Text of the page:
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Why the new FDA approved nasal spray esketamine is a big deal



If you have not found an antidepressant that works for you, there may be hope for the first time in 30 years: The FDA has just approved a new ketamine-based drug that helps with treatment-resistant depression.

The New Drugs – a nasal spray based on ketamine's chemical sibling esketamine – has two major selling points: for starters, it can help 30 to 40 percent of people with severe depression who were not lucky with other antidepressants.

How It Works

With other antidepressants on the market, "the difference from one type to another is a type of Coke to Pepsi," says Men's Health Adviser, Drew Ramsey, clinical assistant professor of psychiatry at the Columbia University. "But ketamine is like kombucha." While the majority of antidepressants on your monoamine system affect serotonin and epinephrine, ketamine instead binds GABA receptors completely, forms new nerve connections and stimulates brain growth.

The other reason why Esketamine is remarkable is that while you have to wait anywhere from four weeks to three months to see if something like Zoloft helps with depression (and if not, you'll have to start over from scratch again). ) With a new med) Ketamine can improve your mood within a few hours to a few days.

The news that ketamine helps depression is not new. Most people have used the drug for mood disorder for a decade, and there are ketamine clinics across the country where depressed patients can get the drug intravenously. The new drug is basically the same, but in a nasal spray, which means it contains no needles and is therefore less scary and less costly.

Esketamine, marketed under the name Spravato, must be administered by a psychiatrist (more about why that matters in a minute), and the effect of a dose takes about two to four weeks. It does not work for everyone ̵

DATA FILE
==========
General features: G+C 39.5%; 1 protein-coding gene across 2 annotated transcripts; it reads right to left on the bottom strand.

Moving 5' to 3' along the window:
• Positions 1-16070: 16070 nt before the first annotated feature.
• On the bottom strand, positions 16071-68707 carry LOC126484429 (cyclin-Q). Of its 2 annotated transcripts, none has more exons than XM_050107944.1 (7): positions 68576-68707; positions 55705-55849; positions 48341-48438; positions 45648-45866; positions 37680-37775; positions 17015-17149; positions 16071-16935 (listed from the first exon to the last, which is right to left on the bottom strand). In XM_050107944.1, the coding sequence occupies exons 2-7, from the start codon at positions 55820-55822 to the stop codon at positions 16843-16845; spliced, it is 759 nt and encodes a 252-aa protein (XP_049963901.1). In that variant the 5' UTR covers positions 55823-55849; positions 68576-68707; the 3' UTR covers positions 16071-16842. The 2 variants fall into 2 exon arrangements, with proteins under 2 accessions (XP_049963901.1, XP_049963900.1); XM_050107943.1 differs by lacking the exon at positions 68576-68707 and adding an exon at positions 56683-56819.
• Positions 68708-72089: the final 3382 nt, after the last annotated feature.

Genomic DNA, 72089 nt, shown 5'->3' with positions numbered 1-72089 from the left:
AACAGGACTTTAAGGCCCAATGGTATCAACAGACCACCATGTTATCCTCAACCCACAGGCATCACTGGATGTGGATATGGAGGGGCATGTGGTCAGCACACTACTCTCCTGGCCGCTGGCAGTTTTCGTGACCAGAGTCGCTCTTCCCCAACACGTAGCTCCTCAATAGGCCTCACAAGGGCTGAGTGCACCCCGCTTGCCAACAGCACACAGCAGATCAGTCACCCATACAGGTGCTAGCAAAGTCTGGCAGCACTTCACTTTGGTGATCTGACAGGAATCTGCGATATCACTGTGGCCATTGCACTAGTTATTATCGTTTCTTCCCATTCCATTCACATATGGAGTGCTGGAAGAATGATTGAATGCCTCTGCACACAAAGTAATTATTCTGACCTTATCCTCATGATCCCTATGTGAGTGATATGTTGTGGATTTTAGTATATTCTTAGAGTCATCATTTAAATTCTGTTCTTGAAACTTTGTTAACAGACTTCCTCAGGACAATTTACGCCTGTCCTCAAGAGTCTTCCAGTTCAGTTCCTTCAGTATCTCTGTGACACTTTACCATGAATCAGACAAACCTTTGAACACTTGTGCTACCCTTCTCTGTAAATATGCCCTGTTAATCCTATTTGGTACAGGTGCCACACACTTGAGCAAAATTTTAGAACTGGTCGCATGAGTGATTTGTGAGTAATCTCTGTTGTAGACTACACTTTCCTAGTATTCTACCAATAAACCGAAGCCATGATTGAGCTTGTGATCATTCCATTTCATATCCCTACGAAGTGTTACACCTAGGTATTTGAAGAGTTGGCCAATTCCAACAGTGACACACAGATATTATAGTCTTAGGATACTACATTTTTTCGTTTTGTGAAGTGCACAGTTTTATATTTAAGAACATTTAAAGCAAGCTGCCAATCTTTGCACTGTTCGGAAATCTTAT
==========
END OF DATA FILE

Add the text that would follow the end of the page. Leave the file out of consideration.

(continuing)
1; Ramsey says it helps anywhere between 40 and 70 percent of people – but you'll know if it fits you after just one infusion, which greatly speeds up the search for effective treatment, he adds. If it is effective, seek an infusion once or twice a month instead of taking a pill daily.

Most people do not question the safety of esketamine for the right population. Despite its reputation as a club medicine, ketamine has been used as an anesthetic in hospitals for decades and the dose in the nasal spray is significantly lower than what people abuse.

The controversy

But the science behind drug efficacy is somewhat controversial – mostly because two out of five key studies failed to reach their primary endpoints.

There is an entire subgroup of people with treatment-resistant depression For whom this drug is not right – for those with psychotic symptoms for whom ketamine can exacerbate episodes, and for those with drug or alcohol abuse in the past.

Officially, the FDA cites sedation and peak blood pressure as major risks. But the biggest risk, Ramsey says, is that you essentially have a bad mini-trip. For esketamine to work, you need to experience dissociation or the feeling of detaching yourself from your thoughts, feelings or your sense of identity. Whether this is a pleasant, neutral, or unpleasant experience depends entirely on the person, explains Ramsey. It can take people from a few hours to a few days to recover from a negative infusion experience, but the effects are not long term, he assures.

Thomas Kosten, MD, Professor of Psychiatry and Pharmacology at Baylor College of Medicine, anticipates potential problems if the drug leaves clinical trials and enters the real world. "Most people do not have depression – many have a dual diagnosis with other symptoms and disorders, so if you have a poor diagnosis, ketamine can make psychotic symptoms worse," he explains. And there are concerns about the initial mood buzz that reduces the likelihood of long-term help if, for example, you get esketamine after a suicide attempt at the ER.

Ramsey does not deny that risks exist. "They give a patient with severe psychiatric problems a strong psychoactive drug. Is there a risk that something will go wrong? Of course. But that's why you put yourself in the hands of trained staff, "he says.

The fact that the drug has to be prescribed and administered by a clinician will usually help identify suitable candidates, minimize abuse, and make unpleasant dissociations less frightening. And regardless of these side effects, the reality is: For many who suffer from severe depression and do not find lasting relief from the available antidepressants, esketamine provides a recovery they would not otherwise have.

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